Two-and-a-half years ago an Arizona drag queen began practicing old-Hollywood glamour looks while hidden away in her bedroom. Flash forward to 2020, the queen named Trey now has thousands of fans, a cast member spot at a nightclub, and a community she loves. Despite her popularity accumulated from the ground up, in 2020 Trey is now back in that same bedroom of where it all started. Like much of the rest of the world, she’s following stay-at-home orders in response to the novel Coronavirus pandemic. The performer hasn’t let this global quarantine keep her down for long, though. To keep her career going, Trey now broadcasts virtual cabaret performances for the fanbase she’s worked hard to build over the years.
Drag for Trey started as a hobby that combined design and performance components she’s loved since she was a kid.
“I‘ve always been a performer but now I’ve found where my heart belongs” she said. “I get to create all my own costumes, all my own stories, and all my own illusions. I get to create something very personal.”
This hobby eventually led the queen to virtual drag competitions on social media where she built her following and confidence. She now performs three times a week at bars and clubs around Phoenix and is introduced as “The Bearded Burlesque Broadway Babe.”
So when the novel Coronavirus rapidly became increasingly worse in early 2020, the performer didn’t know what would become of her career. The bars and clubs where she performed started to close down. Recommendations to stay six feet away from others were released and, soon, Trey was left without work.
“It all just started happening at once,” she said. “I went from performing two to three nights a week to not performing at all.”
Not only was the drag queen’s career jeopardized because of the virus, but her sense of physical community as well. Trey defines drag as a “visceral connection” between an audience who understands, accepts, and appreciates her art. She said that in-person connections are what now fuel her career whether it’s through bonding backstage with other drag queen friends or with fans who physically give her money while performing. This intimacy with her community, she said, has become a crucial part of drag for her, and is impossible to recreate while practicing social distancing.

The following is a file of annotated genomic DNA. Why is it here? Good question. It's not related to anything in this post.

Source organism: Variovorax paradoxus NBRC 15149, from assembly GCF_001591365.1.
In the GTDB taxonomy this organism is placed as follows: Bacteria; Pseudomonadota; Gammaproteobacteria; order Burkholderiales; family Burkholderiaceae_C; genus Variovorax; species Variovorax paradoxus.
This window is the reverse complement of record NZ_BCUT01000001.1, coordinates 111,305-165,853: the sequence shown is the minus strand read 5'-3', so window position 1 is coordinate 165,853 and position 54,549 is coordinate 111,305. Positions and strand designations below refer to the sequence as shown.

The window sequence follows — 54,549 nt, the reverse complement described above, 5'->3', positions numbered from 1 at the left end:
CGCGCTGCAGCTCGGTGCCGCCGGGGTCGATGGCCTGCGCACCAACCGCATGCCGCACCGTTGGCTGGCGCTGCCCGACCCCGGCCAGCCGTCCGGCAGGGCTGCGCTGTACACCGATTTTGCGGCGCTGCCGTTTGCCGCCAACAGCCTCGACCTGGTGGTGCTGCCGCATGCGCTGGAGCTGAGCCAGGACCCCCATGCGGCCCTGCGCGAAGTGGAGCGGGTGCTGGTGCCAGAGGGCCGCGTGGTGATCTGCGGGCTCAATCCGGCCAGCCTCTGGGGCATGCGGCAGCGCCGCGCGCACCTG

“I miss being able to get on stage and make people laugh and smile. I miss connecting with the audience,” she said.
“The social aspect of drag became such a big part of my life and now it’s just gone.”
Despite the toll that the Coronavirus’s quarantine has had on Trey’s career in drag, she now has found a way to keep it going. When more and more drag queens began to go virtual via Facebook Live and Instagram after mandated stay-at-home orders, Trey decided she would, too.
The bearded babe was no stranger to interacting with her fans, though. Before the virus, she constantly participated in live-streams to show the process of getting into drag and behind-the-scenes moments at nightclubs. With her most recent online transition, though, Trey no longer has the big stages, fancy lights, and atmosphere that she’s used to and has had to make big adjustments.
“I want to give people a connection to queer art, queer culture, and drag life from their living rooms”
Her most recent virtual performances have included baking tutorials, painting, and singing while in drag. The queen hopes that her virtual shows can help supplement money lost from not performing on stage anymore. Viewers can expect more cabaret-style comedy performances from the entertainer regularly while the world remains in quarantine and most likely in need of entertainment–or distraction.
As for Trey’s plans after the Coronavirus situation clears up, she is excited to return back onstage with more fun looks to come. She said the recent online experience may have opened new vistas for her to disseminate her art and maintain her virtual following, especially for those who may not be able to attend shows at 21+ clubs and bars.
“It may be different and I may not be able to connect the same way that I can in person, but virtually I can read their comments and see their messages,” she said. “Knowing that I can step into their homes and be an escape for them is the greatest gift.”